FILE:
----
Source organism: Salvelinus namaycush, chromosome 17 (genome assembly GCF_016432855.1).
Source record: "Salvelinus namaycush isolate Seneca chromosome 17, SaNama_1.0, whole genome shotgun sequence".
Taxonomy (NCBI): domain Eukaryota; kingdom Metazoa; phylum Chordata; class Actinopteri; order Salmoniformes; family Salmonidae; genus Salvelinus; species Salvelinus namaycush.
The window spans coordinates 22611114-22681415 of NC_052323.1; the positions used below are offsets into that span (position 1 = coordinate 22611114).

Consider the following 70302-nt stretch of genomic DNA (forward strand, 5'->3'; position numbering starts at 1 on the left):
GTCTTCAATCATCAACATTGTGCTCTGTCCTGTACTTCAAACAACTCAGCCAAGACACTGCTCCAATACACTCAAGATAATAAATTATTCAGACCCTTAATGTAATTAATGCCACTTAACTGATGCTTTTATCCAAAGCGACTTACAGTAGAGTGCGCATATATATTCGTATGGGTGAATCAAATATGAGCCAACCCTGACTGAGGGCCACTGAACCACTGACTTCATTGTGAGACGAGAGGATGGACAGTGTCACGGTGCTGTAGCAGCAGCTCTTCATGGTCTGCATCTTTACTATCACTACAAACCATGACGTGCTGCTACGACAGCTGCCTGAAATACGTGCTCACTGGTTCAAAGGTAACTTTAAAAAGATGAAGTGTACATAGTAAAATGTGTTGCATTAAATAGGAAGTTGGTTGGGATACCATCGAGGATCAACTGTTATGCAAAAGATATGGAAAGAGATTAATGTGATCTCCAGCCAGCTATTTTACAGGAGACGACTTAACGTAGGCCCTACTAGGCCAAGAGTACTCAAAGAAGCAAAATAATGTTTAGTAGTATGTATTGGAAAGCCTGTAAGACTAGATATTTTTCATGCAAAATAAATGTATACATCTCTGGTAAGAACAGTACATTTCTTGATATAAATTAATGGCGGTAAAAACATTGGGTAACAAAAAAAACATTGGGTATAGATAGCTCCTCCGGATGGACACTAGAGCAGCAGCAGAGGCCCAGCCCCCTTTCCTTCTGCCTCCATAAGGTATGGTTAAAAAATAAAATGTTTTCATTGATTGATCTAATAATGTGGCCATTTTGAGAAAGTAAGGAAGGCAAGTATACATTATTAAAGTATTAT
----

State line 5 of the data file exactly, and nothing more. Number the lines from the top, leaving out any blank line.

Consider the following 70302-nt stretch of genomic DNA (forward strand, 5'->3'; position numbering starts at 1 on the left):